Saturday, June 2, 2012

"Hand Me Down"

Melanie Thorne earned her MA in Creative Writing from the University of California, Davis, where she was awarded the Alva Englund Fellowship and the Maurice Prize in fiction. She was a resident at the Hedgebrook Writers’ Retreat in 2011, and her work has appeared in various journals, including The Greenbelt Review and Global City Review.

She applied the Page 69 Test to Hand Me Down, her first novel, and reported the following:
I lucked out and found that page 69 is one of my favorite scenes in the book and is very much representative of a few major themes in Hand Me Down, particularly the strength of the bond between the narrator, Liz, and her little sister, Jaime. At the top of page 69 they are alone in the truck their drunken father has just driven off the road.
Her blond hair covered her face and she didn’t move. I couldn’t tell if she was breathing...On the floor at Jaime’s side, I swept her hair off her chilly forehead, pressed two fingers to her damp neck, and found a pulse.
Liz has spent her whole life doing her best to protect her little sister: from their father’s drunk driving and angry fists, from their sex-offender step-father’s inappropriate gestures and lingering touches. In this scene, Jaime is unconscious, and Liz is terrified. Throughout the book, especially once the sisters are separated, Liz is fearful for her sister’s safety. This scene is a prime example of why.
“Jaime, wake up.” I yanked on her eyelashes and she didn’t flinch. “Okay, drama queen,” I said, and shook her shoulders. “Enough already.” Her head flopped to the side on a neck made of taffy. The pulse at my temples increased to a vibration, a buzzing warning in my brain building like a swarm of bees...I cradled her head and lifted her upper body into my lap...smoothed her clammy skin with my hand and wrapped my arms around her torso. “Hey, little sister,” I said. “I’m here.” I rocked us gently back and forth like I did at night when Jaime’s nightmares scared her into consciousness, like I’d done when Mom’s and Dad’s screams burrowed through the walls.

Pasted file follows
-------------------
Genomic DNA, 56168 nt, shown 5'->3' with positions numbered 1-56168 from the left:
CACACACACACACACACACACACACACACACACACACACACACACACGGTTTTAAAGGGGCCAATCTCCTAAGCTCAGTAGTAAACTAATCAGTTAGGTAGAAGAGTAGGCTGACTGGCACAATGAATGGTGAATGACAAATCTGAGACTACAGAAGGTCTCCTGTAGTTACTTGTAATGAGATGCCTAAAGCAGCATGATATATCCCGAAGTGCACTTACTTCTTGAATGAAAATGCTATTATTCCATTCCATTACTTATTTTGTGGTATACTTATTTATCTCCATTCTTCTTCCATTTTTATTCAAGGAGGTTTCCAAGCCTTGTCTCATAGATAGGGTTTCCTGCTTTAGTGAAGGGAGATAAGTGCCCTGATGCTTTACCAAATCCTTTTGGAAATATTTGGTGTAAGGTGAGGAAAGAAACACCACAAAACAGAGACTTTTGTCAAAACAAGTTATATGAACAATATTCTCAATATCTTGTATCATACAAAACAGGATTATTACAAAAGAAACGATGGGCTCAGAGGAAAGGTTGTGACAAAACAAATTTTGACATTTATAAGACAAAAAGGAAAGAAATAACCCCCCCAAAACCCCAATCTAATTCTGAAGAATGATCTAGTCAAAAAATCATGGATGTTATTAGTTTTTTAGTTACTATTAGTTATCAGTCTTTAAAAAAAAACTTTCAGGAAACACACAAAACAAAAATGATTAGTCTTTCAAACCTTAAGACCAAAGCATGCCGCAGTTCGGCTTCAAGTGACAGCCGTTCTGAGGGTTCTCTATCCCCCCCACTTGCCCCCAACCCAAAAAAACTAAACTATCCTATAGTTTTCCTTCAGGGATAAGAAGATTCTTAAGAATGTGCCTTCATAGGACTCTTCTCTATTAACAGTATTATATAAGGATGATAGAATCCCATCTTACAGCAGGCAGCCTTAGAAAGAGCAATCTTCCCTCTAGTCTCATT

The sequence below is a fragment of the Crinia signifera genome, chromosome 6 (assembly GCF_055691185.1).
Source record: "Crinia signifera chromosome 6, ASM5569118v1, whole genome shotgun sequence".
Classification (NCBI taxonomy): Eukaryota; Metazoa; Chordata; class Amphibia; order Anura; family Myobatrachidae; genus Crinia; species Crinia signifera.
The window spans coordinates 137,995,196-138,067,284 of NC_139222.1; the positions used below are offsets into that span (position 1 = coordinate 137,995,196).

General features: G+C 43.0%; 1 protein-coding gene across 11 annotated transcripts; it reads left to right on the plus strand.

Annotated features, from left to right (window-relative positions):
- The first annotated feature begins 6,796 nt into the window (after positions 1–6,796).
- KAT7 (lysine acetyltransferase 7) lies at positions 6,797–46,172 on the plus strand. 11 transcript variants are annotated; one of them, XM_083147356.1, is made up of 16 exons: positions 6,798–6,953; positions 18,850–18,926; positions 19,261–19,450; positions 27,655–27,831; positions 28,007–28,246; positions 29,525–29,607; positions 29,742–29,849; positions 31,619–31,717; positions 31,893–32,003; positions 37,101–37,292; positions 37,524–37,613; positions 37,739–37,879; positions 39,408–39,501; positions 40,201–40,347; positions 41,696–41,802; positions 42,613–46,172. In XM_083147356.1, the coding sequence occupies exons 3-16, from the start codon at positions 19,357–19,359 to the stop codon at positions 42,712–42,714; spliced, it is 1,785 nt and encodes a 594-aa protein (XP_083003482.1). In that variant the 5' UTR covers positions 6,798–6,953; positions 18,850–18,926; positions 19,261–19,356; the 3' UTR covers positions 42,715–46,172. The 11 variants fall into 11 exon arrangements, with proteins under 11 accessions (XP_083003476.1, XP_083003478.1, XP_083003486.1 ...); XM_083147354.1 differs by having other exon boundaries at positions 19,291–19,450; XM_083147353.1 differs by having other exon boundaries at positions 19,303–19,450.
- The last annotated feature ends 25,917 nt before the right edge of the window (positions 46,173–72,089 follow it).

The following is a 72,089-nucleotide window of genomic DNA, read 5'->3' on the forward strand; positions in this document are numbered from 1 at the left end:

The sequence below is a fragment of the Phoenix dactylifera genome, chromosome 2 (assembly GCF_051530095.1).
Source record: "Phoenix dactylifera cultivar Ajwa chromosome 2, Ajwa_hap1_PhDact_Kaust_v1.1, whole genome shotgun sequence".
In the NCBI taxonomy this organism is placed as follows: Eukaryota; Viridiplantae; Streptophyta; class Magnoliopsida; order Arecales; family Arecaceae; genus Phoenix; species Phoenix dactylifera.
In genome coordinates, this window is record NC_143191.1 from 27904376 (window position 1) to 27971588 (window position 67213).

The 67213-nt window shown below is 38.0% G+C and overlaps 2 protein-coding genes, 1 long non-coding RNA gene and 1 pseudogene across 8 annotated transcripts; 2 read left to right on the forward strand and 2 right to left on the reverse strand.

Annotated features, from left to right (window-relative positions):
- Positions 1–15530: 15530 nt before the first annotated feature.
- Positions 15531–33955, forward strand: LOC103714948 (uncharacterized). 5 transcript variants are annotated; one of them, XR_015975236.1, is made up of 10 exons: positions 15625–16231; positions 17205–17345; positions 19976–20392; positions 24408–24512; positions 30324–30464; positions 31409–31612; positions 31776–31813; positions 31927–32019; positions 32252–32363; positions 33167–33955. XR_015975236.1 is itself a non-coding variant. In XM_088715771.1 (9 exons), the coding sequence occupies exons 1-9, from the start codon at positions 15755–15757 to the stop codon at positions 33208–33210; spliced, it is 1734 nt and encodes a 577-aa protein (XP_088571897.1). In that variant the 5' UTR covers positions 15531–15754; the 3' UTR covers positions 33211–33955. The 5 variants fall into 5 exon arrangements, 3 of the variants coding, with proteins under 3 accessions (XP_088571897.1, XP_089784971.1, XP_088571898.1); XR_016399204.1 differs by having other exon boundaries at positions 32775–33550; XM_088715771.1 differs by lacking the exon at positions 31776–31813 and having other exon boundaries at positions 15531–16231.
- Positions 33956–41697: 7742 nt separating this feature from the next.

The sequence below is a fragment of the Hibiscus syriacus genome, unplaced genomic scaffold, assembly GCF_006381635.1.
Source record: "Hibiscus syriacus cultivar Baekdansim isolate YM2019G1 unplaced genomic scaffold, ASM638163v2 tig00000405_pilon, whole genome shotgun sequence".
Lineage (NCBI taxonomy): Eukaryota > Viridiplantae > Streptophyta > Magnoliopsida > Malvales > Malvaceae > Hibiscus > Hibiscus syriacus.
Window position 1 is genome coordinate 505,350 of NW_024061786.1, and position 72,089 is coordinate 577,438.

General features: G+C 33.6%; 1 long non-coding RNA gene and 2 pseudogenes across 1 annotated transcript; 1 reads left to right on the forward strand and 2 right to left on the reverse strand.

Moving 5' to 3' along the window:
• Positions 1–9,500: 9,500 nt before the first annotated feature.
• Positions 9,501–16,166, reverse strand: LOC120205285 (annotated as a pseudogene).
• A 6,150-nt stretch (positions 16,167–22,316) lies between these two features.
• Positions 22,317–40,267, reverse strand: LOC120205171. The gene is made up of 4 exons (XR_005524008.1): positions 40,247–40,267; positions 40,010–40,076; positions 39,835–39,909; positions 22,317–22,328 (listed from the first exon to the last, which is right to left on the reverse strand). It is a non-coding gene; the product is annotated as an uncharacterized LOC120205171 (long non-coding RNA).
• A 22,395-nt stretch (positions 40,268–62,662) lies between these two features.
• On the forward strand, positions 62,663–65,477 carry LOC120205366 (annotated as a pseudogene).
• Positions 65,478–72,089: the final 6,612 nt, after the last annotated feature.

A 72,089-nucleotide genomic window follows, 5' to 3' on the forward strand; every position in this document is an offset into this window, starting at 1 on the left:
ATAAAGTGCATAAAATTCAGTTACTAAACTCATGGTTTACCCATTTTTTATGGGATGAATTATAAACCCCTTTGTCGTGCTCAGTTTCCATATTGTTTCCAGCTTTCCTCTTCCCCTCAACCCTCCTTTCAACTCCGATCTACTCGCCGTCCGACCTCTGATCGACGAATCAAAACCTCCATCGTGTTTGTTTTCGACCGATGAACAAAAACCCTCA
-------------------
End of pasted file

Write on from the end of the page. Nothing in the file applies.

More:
Liz loves Jaime so much, more than anything else in the world, and in this moment, she thinks Jaime might be gone. At this point in the story, Liz and Jaime’s mother has just started dating the creepy guy she will later marry and choose over her daughters, but right now, Liz is only starting to realize how alone she and Jaime really are. Liz vows to be tougher if Jaime makes it through this night.
I kissed her limp hand. “This isn’t funny, Jaime,” I said. I poked each of her fingertips with my nails. “Open your eyes.” It looked like she was sleeping, but she was so pale. Tears streamed down my face and for the first time in years, I didn’t know what to do.
This scene also shows Liz helpless, a state she tries hard to avoid. She blames herself—as so many kids do—and if Jaime doesn’t wake up, it’ll be her punishment for not being vigilant enough. She will later have to learn to find a balance between safety and sacrifice, figure out how to accept that it’s not her fault, but for now, all she can see is that her sister is hurt and there is nothing she can do.

Page 69 ends with: “Jaime,” I said softly. “Where’d you go?”
Learn more about the book and author at Melanie Thorne's website and blog.

--Marshal Zeringue